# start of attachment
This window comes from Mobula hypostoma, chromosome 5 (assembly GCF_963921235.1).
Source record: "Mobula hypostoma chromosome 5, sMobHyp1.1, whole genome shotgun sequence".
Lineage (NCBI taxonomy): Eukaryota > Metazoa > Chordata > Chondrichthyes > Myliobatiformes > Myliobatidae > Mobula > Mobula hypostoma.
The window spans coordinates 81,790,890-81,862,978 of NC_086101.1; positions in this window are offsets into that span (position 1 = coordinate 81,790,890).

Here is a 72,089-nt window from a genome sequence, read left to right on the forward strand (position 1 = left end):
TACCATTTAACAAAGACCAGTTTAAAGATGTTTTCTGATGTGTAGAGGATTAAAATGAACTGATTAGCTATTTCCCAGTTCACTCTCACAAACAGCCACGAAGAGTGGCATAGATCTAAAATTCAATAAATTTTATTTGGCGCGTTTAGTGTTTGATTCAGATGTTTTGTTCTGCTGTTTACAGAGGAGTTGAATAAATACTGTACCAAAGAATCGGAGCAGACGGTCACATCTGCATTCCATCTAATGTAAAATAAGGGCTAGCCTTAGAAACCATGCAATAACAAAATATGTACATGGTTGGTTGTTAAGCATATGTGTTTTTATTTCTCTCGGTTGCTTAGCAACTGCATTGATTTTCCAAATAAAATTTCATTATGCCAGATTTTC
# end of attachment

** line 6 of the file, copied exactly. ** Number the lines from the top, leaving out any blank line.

TACCATTTAACAAAGACCAGTTTAAAGATGTTTTCTGATGTGTAGAGGATTAAAATGAACTGATTAGCTATTTCCCAGTTCACTCTCACAAACAGCCACGAAGAGTGGCATAGATCTAAAATTCAATAAATTTTATTTGGCGCGTTTAGTGTTTGATTCAGATGTTTTGTTCTGCTGTTTACAGAGGAGTTGAATAAATACTGTACCAAAGAATCGGAGCAGACGGTCACATCTGCATTCCATCTAATGTAAAATAAGGGCTAGCCTTAGAAACCATGCAATAACAAAATATGTACATGGTTGGTTGTTAAGCATATGTGTTTTTATTTCTCTCGGTTGCTTAGCAACTGCATTGATTTTCCAAATAAAATTTCATTATGCCAGATTTTC